WASECA — Teachers foster learning with textbook examples.
And sometimes, they become textbook examples themselves.
Richard “Butch” Dufault was Exhibit A of what a good teacher should be, friends and former students say.
As a music instructor and band leader at Waseca High School until the mid-1990s, his teaching went well beyond drilling kids on the rote steps and tunesmithing required of a marching and field-performance band.
His former parent-volunteer helpmate Joe Fritz said Dufault, who died Sunday at age 71, was a master at using constructive peer pressure to steer students toward his mission.
“He got kids to buy in, and with 150 kids, that takes a lot of work.”
Fritz said he did this by appealing to their desire to do well — an appeal that would start from the get-go at 7 a.m. when band members reported to the football field for practice.
Fritz said Dufault would shower them with encouragement and, when necessary, lay some tough love on those who were slacking.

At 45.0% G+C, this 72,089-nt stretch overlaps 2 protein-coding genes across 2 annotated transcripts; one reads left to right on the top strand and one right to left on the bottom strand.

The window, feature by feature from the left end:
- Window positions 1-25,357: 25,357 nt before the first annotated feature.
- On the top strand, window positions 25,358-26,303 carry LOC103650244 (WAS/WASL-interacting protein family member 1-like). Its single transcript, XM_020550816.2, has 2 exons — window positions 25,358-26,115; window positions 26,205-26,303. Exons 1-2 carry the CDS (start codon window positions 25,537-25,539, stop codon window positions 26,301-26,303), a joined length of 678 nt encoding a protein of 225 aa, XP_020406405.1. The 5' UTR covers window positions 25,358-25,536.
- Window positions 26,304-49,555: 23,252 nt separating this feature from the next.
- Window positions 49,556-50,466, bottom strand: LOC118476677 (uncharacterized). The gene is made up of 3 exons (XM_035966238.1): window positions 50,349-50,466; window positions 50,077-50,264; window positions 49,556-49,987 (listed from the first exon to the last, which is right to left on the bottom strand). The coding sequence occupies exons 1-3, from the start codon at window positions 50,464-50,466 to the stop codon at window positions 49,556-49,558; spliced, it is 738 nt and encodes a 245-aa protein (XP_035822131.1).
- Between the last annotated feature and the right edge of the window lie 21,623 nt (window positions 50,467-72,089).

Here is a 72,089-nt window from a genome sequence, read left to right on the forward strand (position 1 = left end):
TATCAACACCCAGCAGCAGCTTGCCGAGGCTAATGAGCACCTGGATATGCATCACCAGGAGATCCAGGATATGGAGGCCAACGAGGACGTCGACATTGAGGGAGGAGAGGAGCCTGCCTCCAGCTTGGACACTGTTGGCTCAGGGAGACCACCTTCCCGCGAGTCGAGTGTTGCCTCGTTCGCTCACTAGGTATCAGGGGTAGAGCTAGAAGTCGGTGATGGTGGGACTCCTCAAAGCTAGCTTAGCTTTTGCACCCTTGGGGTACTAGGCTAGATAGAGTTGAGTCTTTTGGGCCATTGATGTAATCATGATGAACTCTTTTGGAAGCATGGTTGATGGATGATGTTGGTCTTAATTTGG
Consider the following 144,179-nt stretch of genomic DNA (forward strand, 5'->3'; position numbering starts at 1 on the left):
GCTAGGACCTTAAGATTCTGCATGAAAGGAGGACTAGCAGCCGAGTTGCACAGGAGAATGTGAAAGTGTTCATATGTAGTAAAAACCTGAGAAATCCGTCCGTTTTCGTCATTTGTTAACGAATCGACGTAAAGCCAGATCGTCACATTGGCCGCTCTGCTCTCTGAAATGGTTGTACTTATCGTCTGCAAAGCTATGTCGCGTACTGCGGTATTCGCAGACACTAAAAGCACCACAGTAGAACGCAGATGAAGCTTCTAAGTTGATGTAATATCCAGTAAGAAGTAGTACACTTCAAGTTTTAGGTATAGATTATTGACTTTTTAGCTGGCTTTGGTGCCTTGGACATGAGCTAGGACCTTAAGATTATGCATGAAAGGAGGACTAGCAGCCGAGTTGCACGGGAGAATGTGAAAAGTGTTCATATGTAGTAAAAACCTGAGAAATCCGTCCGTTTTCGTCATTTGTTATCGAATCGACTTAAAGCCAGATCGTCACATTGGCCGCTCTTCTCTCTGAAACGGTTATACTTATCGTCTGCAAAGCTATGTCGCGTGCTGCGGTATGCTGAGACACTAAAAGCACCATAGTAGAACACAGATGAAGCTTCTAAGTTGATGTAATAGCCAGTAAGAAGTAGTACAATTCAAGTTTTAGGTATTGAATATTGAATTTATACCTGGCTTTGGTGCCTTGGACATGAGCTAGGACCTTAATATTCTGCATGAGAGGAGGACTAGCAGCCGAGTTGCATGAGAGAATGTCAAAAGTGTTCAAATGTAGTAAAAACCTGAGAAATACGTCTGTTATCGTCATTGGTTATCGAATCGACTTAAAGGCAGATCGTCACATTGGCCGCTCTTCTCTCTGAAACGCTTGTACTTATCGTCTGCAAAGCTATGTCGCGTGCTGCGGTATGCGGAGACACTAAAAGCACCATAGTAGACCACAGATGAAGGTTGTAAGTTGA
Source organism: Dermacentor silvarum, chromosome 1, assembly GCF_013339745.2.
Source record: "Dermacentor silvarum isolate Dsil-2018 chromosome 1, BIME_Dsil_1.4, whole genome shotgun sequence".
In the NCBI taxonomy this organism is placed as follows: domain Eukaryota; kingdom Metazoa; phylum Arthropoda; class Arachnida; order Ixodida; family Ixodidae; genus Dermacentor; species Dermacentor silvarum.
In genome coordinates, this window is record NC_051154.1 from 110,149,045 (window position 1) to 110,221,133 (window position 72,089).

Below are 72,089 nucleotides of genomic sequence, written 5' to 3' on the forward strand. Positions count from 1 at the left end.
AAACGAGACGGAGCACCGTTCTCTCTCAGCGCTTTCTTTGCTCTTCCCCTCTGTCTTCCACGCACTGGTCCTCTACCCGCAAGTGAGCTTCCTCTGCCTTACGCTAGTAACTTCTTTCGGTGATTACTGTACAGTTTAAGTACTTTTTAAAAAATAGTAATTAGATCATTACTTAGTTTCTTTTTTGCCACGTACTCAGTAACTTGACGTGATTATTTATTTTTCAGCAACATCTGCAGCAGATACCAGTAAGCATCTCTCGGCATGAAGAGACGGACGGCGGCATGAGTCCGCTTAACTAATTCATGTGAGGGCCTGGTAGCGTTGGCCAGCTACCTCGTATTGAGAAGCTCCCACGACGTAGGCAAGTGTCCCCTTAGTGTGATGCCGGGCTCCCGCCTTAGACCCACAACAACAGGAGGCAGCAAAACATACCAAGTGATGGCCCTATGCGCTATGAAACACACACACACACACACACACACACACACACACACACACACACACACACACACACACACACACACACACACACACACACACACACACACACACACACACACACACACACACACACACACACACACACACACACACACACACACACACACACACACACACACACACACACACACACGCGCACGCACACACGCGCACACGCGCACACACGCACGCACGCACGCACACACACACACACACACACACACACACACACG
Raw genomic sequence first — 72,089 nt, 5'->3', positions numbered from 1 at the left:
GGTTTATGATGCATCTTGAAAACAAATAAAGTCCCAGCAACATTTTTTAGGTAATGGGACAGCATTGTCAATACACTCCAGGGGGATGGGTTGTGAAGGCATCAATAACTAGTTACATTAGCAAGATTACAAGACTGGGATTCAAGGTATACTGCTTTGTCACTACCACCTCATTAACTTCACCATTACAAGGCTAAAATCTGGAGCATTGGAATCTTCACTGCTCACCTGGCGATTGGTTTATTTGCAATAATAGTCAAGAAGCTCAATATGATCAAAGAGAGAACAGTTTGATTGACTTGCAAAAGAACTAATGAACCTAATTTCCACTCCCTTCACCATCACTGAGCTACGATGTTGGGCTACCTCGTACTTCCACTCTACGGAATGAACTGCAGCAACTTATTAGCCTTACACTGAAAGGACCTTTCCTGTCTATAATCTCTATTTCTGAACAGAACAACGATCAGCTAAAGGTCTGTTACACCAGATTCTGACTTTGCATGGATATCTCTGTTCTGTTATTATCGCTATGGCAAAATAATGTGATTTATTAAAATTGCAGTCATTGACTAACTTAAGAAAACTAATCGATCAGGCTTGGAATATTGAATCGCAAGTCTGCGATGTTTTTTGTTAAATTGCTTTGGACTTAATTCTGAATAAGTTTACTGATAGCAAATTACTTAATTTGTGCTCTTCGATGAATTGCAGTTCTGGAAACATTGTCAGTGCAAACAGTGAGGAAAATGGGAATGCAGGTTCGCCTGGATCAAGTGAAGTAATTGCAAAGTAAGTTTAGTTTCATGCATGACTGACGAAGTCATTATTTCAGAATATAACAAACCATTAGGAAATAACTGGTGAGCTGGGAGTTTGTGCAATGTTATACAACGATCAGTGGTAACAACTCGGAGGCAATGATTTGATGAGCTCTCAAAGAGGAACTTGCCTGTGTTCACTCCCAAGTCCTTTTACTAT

“He’d pick out a kid and get in his face — almost bull charge at the kid — and say, ‘Do you really want to be here?’ ”
It was a lesson not lost on the teen’s bandmates. Ditto for early-morning sessions in the school band room.
Former student Rachael Hanel said Dufault was a stickler for punctuality, to the point that if practice was at 7 a.m., he’d lock the door a few seconds later and force any stragglers to stay out until he was ready to admit them.
“He kept them out long enough to teach them a lesson,” Hanel said. “When they came in, everyone would be staring at them.”
It was another example of Dufault using students’ peers to effectively deliver a teaching punch.
Dufault’s skills at instilling strong work ethics, goal-setting and working together for a common cause paid off on the performance field.